Betty Hung Policy Director, Asian Americans Advancing Justice-LA
Betty Hung is Asian Americans Advancing Justice-LA’s Policy Director, overseeing the organization’s strategic policy and advocacy initiatives to promote equal access and equal justice for Asian American, Native Hawaiian, and Pacific Islander (AA and NHPI) communities in solidarity with other underserved communities. She started her career at Advancing Justice-LA in 1997 as a member of the legal team that litigated the groundbreaking El Monte Thai and Latino garment worker case and rejoined the organization in February 2012.
At Advancing Justice-LA, Hung supports the leadership and civic engagement of Asian American and NHPI community members on issues such as immigrant rights, racial justice, education equity, and criminal justice reform. Hung was on the legal team that supported the leadership of undocumented immigrant youth who led and won the campaign for Deferred Action for Childhood Arrivals (DACA), and helped to co-found the Asian American Pacific Islander (AAPI) DACA Collaborative. Hung also spearheads strategic initiatives to promote higher education equity and diversity and to build strong cross-racial, intersectional community partnerships.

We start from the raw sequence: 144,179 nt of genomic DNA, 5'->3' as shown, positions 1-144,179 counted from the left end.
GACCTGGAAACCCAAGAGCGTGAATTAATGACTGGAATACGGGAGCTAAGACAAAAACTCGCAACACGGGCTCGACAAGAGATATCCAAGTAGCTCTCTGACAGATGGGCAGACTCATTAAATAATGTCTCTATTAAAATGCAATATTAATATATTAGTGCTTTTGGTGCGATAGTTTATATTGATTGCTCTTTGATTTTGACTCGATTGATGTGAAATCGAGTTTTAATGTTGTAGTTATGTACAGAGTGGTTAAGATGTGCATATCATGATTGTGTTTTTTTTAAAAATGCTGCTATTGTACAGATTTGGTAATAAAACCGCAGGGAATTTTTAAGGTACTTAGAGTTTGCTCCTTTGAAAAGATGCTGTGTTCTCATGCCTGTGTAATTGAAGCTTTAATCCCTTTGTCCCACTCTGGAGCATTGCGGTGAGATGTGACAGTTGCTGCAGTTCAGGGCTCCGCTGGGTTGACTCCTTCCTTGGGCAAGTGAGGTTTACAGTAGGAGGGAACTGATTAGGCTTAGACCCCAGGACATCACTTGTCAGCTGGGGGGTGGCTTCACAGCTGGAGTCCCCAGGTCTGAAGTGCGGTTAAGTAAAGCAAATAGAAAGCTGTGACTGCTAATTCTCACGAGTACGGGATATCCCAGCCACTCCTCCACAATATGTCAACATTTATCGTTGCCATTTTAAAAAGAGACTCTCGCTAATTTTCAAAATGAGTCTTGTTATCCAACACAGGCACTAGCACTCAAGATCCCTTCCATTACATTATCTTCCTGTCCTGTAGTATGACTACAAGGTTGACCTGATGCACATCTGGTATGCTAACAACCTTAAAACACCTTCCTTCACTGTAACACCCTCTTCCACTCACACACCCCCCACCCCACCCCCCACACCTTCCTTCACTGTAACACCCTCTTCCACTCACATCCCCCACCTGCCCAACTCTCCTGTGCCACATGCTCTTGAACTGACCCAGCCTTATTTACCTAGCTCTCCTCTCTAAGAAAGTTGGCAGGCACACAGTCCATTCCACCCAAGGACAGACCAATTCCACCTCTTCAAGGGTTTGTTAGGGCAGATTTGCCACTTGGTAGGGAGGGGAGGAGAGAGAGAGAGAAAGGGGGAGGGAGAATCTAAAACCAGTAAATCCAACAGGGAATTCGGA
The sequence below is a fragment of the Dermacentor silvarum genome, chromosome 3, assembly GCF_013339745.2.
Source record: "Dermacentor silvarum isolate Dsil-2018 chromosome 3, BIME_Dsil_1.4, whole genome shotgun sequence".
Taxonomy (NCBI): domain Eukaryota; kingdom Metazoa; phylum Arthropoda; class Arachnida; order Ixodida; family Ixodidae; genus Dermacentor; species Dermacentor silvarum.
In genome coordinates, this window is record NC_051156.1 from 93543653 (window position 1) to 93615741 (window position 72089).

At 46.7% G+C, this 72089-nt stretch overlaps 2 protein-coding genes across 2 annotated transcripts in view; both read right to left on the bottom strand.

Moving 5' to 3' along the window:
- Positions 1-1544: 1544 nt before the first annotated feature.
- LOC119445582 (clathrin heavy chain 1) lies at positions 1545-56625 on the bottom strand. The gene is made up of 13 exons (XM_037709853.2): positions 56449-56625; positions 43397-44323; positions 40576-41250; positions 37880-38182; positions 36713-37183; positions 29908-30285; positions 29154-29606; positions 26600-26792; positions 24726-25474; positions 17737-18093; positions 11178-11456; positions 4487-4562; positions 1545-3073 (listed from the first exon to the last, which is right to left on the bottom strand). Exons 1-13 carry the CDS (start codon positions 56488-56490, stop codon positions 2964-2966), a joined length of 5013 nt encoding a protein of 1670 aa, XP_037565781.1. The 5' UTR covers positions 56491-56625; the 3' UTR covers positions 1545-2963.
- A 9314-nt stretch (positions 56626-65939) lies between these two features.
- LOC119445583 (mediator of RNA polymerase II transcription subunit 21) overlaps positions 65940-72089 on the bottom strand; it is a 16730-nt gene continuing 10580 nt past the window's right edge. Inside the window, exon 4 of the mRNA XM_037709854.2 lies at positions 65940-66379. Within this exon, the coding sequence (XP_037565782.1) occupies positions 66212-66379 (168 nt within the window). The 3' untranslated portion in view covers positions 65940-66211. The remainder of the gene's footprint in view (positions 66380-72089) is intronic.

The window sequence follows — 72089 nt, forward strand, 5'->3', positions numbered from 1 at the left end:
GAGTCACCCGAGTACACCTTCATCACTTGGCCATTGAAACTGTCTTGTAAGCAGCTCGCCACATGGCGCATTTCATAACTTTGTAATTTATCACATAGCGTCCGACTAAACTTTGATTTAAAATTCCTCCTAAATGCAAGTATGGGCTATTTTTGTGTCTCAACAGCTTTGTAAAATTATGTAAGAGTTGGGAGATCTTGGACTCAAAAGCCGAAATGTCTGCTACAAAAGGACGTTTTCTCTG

Hung previously was Directing Attorney of the Employment Law Unit at the Legal Aid Foundation of Los Angeles and Special Counsel at Inner City Law Center. Hung’s policy advocacy experience includes winning approximately $22 million dollars in additional annual income for low-wage taxi workers in Los Angeles and playing a key role in reauthorization of California’s Car Wash Worker Law. On the litigation front, Hung was the lead appellate lawyer in Gonzalez v. Beck, 158 Cal. App. 4th 598 (2007), the first published case to interpret California Labor Code § 98(f), and a litigation associate at the law firm of O’Melveny & Myers LLP where she spearheaded several diversity efforts.
Hung is actively involved in the community and serves on the boards of Asian Pacific Environmental Network (APEN), Clergy and Laity United for Economic Justice (CLUE), Economic Roundtable, Long Beach Immigrant Rights Coalition, and the National Lawyers Guild, and on the Advisory Board of the Los Angeles Black Worker Center. Hung previously was a board member of the Jessie Smith Noyes Foundation and Liberty Hill Foundation’s Fund for a New Los Angeles, as well as the ACLU of Southern California and Worksafe. She has been honored by the National Lawyers Guild and the Sexual Assault Crisis Agency. Hung is a graduate of Harvard College and Yale Law School.